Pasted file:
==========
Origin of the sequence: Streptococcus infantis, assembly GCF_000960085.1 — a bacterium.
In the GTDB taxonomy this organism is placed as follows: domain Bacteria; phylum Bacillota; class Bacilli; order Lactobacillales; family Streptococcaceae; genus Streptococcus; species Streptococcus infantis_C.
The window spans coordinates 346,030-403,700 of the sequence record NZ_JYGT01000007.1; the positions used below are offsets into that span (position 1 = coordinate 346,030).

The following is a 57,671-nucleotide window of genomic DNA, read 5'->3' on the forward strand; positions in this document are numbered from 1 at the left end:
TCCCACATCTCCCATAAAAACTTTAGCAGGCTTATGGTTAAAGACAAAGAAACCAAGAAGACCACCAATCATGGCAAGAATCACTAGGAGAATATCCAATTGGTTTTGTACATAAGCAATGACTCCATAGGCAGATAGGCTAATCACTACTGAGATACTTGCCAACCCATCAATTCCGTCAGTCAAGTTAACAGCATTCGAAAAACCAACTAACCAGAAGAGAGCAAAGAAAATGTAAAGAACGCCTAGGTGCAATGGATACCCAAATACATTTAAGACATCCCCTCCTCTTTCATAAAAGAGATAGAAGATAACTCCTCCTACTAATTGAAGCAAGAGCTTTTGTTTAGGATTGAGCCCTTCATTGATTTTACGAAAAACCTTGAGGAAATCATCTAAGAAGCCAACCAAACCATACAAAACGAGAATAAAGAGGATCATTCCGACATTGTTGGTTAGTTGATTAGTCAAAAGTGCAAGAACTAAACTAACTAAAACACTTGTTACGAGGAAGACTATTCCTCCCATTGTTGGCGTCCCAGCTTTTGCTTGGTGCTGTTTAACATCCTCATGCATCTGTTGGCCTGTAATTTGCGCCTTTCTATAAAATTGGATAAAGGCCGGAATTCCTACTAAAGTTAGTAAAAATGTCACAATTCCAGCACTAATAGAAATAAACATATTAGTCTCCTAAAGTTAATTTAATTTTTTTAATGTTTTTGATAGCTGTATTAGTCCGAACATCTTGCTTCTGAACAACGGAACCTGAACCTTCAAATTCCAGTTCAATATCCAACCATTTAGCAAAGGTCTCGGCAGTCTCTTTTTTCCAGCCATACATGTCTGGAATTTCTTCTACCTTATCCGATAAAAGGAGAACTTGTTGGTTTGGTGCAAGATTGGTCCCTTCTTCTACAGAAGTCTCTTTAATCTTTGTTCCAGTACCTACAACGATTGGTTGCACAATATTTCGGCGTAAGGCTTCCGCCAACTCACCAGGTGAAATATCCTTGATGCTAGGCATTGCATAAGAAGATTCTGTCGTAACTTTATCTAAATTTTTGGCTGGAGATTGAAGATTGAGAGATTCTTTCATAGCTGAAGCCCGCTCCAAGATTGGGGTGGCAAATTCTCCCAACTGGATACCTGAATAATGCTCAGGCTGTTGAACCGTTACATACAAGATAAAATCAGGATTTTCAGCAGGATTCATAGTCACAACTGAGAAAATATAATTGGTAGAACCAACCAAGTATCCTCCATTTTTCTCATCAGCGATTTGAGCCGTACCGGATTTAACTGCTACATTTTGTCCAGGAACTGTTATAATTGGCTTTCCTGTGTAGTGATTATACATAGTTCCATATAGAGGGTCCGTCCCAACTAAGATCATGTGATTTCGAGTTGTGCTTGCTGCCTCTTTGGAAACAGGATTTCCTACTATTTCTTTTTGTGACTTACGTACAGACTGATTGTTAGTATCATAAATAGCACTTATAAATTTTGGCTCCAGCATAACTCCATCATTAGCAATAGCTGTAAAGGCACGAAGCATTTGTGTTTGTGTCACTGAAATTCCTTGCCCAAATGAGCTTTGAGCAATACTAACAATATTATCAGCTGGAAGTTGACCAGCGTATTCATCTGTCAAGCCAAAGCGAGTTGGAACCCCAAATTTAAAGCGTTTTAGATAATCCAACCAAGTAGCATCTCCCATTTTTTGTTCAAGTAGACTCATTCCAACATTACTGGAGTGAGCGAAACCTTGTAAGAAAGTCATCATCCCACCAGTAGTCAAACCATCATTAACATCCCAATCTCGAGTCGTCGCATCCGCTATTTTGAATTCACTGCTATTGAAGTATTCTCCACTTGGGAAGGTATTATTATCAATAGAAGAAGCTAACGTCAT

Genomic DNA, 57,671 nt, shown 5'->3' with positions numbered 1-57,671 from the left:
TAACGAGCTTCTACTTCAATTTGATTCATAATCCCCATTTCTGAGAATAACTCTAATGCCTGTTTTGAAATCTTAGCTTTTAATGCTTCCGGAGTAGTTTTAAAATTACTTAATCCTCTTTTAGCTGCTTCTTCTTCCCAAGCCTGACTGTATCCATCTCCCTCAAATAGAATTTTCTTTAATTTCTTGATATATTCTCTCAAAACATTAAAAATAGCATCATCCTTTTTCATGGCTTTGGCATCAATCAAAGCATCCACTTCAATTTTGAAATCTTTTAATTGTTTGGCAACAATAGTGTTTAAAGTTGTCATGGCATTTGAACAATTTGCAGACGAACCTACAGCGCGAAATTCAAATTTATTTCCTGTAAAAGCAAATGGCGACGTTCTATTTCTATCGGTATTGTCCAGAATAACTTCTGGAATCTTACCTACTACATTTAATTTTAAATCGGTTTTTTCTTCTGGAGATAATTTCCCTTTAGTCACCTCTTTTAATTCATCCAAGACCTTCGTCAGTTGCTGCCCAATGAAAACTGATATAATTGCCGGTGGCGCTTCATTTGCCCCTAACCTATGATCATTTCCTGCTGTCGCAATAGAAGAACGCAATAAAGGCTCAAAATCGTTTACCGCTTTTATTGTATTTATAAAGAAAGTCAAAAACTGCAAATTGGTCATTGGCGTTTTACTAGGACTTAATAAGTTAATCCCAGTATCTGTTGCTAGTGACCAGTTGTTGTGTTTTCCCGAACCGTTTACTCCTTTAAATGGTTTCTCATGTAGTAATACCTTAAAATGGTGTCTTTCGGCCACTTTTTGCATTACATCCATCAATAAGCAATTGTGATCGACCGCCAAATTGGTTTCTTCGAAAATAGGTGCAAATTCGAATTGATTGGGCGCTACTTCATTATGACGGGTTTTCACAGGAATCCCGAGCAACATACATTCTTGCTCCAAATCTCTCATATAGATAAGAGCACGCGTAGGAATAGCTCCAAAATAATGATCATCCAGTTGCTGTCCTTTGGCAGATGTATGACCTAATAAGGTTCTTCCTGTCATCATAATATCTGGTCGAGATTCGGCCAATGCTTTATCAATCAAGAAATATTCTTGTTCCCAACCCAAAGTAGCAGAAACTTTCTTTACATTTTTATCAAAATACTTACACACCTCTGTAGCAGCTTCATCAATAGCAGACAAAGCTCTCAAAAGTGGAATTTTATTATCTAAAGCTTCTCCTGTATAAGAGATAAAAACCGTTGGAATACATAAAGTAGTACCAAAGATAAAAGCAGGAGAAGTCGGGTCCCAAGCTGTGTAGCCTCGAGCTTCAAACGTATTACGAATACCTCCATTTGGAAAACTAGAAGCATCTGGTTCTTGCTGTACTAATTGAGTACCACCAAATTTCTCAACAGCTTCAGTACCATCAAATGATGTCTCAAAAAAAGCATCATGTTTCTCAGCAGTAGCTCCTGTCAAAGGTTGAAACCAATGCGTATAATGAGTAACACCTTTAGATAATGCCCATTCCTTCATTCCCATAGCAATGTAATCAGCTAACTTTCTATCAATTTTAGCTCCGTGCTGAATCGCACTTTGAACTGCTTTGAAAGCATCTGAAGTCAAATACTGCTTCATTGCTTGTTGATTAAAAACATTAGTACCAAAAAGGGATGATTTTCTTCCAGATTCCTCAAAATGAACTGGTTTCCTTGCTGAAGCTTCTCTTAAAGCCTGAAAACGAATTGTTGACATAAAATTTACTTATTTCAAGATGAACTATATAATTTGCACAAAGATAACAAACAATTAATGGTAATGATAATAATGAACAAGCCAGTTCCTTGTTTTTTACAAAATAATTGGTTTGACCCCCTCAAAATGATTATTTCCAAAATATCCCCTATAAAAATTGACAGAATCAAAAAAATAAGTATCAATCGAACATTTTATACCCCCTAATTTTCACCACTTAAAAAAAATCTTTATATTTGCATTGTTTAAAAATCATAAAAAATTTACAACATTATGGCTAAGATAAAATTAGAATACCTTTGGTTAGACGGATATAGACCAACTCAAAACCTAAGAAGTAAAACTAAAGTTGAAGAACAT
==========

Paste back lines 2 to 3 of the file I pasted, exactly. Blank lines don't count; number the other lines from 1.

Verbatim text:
In the GTDB taxonomy this organism is placed as follows: domain Bacteria; phylum Bacillota; class Bacilli; order Lactobacillales; family Streptococcaceae; genus Streptococcus; species Streptococcus infantis_C.
The window spans coordinates 346,030-403,700 of the sequence record NZ_JYGT01000007.1; the positions used below are offsets into that span (position 1 = coordinate 346,030).